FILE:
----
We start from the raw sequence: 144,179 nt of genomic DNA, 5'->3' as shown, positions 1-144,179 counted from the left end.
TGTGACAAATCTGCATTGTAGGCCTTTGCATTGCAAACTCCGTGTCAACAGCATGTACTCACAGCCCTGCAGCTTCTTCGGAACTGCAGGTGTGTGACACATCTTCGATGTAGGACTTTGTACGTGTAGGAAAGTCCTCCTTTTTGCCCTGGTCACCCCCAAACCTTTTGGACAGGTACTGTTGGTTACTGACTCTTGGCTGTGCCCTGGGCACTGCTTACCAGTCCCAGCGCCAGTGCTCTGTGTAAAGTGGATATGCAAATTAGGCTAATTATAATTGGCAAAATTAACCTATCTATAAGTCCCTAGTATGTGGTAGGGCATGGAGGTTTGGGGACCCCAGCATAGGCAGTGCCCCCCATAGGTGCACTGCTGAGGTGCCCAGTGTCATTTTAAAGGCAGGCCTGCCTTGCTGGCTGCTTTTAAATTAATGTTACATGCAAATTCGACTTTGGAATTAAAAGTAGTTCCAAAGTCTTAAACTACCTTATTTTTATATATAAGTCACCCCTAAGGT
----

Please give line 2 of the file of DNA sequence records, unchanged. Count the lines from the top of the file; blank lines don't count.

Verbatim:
TGTGACAAATCTGCATTGTAGGCCTTTGCATTGCAAACTCCGTGTCAACAGCATGTACTCACAGCCCTGCAGCTTCTTCGGAACTGCAGGTGTGTGACACATCTTCGATGTAGGACTTTGTACGTGTAGGAAAGTCCTCCTTTTTGCCCTGGTCACCCCCAAACCTTTTGGACAGGTACTGTTGGTTACTGACTCTTGGCTGTGCCCTGGGCACTGCTTACCAGTCCCAGCGCCAGTGCTCTGTGTAAAGTGGATATGCAAATTAGGCTAATTATAATTGGCAAAATTAACCTATCTATAAGTCCCTAGTATGTGGTAGGGCATGGAGGTTTGGGGACCCCAGCATAGGCAGTGCCCCCCATAGGTGCACTGCTGAGGTGCCCAGTGTCATTTTAAAGGCAGGCCTGCCTTGCTGGCTGCTTTTAAATTAATGTTACATGCAAATTCGACTTTGGAATTAAAAGTAGTTCCAAAGTCTTAAACTACCTTATTTTTATATATAAGTCACCCCTAAGGT